Adidas generates millions from Yeezys after Kanye West split


Kanye West in front of Adidas and Yeezy logos.Image source, Getty Images

By Lora Jones

Business reporter, BBC News

Adidas generated millions from its first “drop” of Yeezy trainers after ending the collaboration with rapper and fashion designer Kanye West.

The sportswear giant reported sales of €400m (£344m) from the shoes between April and June this year.

Adidas cut ties with West, known as Ye, last November after he made a series of anti-Semitic comments on social media.

It has pledged to donate some of the proceeds of the sales to charities who work on combating hate.

The demand for Yeezy shoes has not faded though, with the trainers remaining wildly popular in the resale market.

Adidas boss Bjorn Gulden said the firm will “continue to carefully sell off more of the existing Yeezy inventory” in its latest financial update.

He argued the sale was “much better than destroying and writing off the inventory”, but acknowledged that it boosted the company’s “general financial strength”.

Image source, Getty Images

Image caption,

Kanye West designed trainers for Adidas under the Yeezy brand

Strong demand for Yeezys helped the company narrow its projected loss for the year to €450m, down from the €700m previously expected.

Sales from the Yeezy line were similar to the level seen in the same period in 2022 before the high-profile fall-out.

Adidas also set aside €110m for charitable donations to the likes of the Foundation to Combat Anti-Semitism and the Anti-Defamation League – a move it had announced previously in the wake of Kanye West’s remarks online.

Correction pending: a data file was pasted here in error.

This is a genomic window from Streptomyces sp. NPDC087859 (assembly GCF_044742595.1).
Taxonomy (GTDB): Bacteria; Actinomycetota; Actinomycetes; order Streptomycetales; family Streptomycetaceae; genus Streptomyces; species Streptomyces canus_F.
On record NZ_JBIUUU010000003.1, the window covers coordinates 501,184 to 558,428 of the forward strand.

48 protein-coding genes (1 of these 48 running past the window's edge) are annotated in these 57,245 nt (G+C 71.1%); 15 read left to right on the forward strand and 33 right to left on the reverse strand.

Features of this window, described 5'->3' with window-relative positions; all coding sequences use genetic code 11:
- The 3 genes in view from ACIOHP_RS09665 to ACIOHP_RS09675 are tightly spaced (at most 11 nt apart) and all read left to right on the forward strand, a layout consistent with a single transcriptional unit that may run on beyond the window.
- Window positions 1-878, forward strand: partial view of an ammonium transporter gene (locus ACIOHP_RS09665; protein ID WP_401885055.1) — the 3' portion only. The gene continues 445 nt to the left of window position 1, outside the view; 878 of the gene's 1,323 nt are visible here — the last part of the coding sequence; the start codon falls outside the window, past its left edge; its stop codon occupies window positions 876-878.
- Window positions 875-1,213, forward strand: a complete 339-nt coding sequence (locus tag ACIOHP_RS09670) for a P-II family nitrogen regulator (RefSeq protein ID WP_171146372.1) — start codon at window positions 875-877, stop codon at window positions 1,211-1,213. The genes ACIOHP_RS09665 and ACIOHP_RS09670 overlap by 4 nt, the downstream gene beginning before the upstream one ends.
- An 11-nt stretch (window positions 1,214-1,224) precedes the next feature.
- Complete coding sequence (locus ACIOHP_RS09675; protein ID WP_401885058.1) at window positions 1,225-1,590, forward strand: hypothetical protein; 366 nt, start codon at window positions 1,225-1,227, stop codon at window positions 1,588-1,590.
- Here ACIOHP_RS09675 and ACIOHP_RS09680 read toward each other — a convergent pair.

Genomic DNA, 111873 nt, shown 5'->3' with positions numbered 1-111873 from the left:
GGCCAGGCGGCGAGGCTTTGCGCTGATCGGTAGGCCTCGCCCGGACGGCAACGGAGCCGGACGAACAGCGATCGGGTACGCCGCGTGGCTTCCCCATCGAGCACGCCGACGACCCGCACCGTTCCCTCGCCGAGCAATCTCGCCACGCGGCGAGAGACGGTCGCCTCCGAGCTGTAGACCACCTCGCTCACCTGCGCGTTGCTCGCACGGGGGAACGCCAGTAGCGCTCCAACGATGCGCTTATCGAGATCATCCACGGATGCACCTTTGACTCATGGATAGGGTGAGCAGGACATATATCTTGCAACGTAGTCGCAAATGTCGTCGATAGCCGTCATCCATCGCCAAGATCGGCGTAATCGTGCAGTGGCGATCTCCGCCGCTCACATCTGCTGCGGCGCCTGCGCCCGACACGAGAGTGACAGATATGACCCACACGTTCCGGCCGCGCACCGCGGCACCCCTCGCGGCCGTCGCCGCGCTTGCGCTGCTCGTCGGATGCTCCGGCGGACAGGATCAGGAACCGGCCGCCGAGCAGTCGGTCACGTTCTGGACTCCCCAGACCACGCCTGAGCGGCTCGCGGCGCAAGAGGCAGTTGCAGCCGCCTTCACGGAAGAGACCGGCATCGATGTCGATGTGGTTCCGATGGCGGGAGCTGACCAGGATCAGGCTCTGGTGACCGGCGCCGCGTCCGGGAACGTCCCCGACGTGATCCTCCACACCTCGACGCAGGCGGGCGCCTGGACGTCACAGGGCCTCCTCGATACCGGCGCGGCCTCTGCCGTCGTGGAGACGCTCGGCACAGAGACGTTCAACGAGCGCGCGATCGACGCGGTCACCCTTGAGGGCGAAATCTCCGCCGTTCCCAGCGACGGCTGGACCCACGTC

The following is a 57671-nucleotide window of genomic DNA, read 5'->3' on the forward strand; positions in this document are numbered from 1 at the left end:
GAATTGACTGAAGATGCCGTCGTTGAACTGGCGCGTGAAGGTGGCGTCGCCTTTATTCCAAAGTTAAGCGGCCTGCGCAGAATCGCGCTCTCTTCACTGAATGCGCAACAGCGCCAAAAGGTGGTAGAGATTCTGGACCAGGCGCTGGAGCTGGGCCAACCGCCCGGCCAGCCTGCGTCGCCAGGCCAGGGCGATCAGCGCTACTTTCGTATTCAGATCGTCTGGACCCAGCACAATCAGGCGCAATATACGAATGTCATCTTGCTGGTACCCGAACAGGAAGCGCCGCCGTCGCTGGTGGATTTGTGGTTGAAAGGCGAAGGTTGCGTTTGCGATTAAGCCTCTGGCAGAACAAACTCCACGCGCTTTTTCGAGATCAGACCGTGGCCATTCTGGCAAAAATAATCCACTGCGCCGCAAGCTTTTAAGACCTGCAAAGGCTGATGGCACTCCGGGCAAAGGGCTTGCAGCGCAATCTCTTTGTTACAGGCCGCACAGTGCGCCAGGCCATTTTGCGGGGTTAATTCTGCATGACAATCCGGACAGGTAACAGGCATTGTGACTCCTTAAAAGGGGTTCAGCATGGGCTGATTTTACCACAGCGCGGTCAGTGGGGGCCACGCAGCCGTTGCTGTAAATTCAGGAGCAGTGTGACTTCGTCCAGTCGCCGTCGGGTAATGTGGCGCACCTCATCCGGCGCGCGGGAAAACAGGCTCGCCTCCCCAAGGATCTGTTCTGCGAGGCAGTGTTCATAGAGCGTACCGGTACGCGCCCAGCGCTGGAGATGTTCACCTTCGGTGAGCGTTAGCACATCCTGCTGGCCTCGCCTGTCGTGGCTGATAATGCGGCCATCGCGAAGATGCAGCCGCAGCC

In May, Adidas said it had about €1.2bn worth of Yeezy shoes sitting in storage after the highly-profitable partnership came to an end.

On Thursday, it said that if it decided not to sell the rest of the inventory it would take a hit of about €400m.

Its latest results did not account for the recent second release of the trainers, which is likely to give it a further financial boost.

JD Sports said it had started selling Yeezy products from the German sportswear giant’s second release of the shoes on Wednesday.

But Alice Price, associate apparel analyst at research firm GlobalData, said that the sale of remaining Yeezy stock was a “short-term solution for a brand that has lost some of its identity and relevance in the market”.

She suggested that Adidas was now trailing behind some of its competitors like Puma who offered more on-trend and innovative products.

Despite Mr Gulden’s efforts to turn the chaotic situation around, Adidas is being sued by investors who claim the firm knew about Kanye West’s problematic behaviour years before it ended their partnership.

Investors allege Adidas failed to limit financial losses and take precautionary measures to minimise their exposure.

Adidas has previously said it rejected “these unfounded claims”, adding that it would take “all necessary measures to vigorously defend ourselves against them”.

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